Linked by Thom Holwerda on Wed 25th Jul 2012 22:18 UTC
OSNews, Generic OSes The article I'm about to link to, by Oliver Reichenstein, is pretty terrible, but it's a good way for me to bring up something I've been meaning to talk about. First, the article: "Apple has been working on its file system and with iOS it had almost killed the concept of folders - before reintroducing them with a peculiar restriction: only one level! With Mountain Lion it brings its one folder level logic to OSX. What could be the reason for such a restrictive measure?" So, where does this crusade against directory structures (not file systems, as the article aggravatingly keeps stating) come from?
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"The problem is not that users use directories to organize files. The problem is that users organize files. It is totally pointless... It serves absolutely no real purpose. It is a distraction. It is stupid. It is nonsensical."

Right, go tell that to your doctor, accountant, etc. Seriously do you hear yourself? As a developer I have technical reasons that I need directories, but even if that was not the case I would rather not merge all my client's data in a single hodge-podge directory with metadata only to search for them. I'm advocating a methodology that combines the best of both worlds, you're advocating a methodology that removes my choice. Why does my having a choice bother you so fundamentally?

"Yet I do it every day. So do you. Why? Because my computer is designed to make me think that I need to. Adding search didn't make me stop doing it. Computers thrust the concept of 'file management'. Your only referring to specific implementation issues that stem from evolutionary designs and legacy interfaces...The only way to get rid of it is to expunge it, otherwise it will never truly go away."

You are still complaining against existing implementation problems as a reason to eliminate the directory concept all together, that's an illogical jump. I'm saying both tagging and directories should be designed from the ground up as well integrated equals on a new platform. If that's the case, you could throw all your files into one top level directory to your heart's content. Giving me the ability to use directories doesn't harm your ability not to, but removing my ability to use directories does harm my ability to organise my files as I see fit.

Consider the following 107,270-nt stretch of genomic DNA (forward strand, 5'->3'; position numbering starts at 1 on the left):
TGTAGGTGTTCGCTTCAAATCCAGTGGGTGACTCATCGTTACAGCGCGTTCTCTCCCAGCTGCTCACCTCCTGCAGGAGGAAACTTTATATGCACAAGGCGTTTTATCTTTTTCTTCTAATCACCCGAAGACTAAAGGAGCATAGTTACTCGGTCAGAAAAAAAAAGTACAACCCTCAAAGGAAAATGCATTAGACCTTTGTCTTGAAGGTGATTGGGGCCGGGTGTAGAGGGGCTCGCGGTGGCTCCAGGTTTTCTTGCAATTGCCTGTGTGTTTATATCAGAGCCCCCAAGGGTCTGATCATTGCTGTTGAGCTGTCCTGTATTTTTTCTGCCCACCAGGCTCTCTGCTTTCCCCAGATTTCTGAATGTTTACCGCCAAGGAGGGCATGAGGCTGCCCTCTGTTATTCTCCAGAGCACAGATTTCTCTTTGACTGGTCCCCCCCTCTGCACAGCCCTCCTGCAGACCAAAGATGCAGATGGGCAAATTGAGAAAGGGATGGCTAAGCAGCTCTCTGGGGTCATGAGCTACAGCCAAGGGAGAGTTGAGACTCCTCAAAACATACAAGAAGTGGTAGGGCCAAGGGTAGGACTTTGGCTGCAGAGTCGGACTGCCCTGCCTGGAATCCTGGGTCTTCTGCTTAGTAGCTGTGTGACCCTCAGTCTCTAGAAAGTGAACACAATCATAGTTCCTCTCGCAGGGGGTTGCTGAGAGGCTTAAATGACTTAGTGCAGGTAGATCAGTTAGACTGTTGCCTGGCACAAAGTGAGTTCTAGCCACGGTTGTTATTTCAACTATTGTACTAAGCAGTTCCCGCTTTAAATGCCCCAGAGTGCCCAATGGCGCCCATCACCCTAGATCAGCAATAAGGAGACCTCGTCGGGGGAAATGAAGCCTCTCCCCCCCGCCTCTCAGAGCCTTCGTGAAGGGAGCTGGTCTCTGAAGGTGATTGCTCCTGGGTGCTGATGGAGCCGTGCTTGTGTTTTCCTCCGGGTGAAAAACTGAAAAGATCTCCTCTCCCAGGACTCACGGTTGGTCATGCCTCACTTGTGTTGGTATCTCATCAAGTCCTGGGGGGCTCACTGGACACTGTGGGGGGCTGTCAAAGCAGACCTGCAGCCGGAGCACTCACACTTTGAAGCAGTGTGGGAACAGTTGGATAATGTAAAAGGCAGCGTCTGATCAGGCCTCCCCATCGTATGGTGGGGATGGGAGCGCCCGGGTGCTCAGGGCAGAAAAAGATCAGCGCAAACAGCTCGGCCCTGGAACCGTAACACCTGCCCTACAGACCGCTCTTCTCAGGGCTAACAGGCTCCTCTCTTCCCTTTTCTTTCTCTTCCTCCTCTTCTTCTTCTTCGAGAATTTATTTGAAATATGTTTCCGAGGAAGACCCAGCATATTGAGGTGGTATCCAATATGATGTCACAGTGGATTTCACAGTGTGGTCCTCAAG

In other words, your proposition is biased towards your needs, mine is inclusive of both our needs as far I as can honestly discern.

Reply Parent Score: 2

BushLin Member since:

One man argues that if you're to get all aspects of an OS and it's applications to use only an e-mail like organisation of files using only meta-data then you'd need to do away with regular user access to the file system...
otherwise some applications will use the file system as the default means for file access and therefore some files won't have/need the meta-data and we stay in the situation we're in now.

Another man argues that he doesn't want to live in that world, it'd be totally impractical for doing his job. The file system needs to exist for so many functions.

Both are correct and I hope both would agree that in an ideal situation, anyone looking to implement an OS without regular user access to the file system would would implement it well enough to make it worth everyone's time (by saving it) but still make access to the file system a trivial root/administrator function for those that need it.

BTW, I have no problem finding files. Name, dates, extension, location etc. is more than enough for me but I understand why people like the e-mail concept.

Reply Parent Score: 2

Alfman Member since:

I appreciate the 40k foot view.

By the way, the controversy isn't over exposing users to the native file system per say (most users shouldn't have to be aware of the native file system in my opinion). It is over whether user directories should be totally flat, with all of a user's files in a single directory, or if users should be allowed to place files in separate directories to organise them.

Reply Parent Score: 2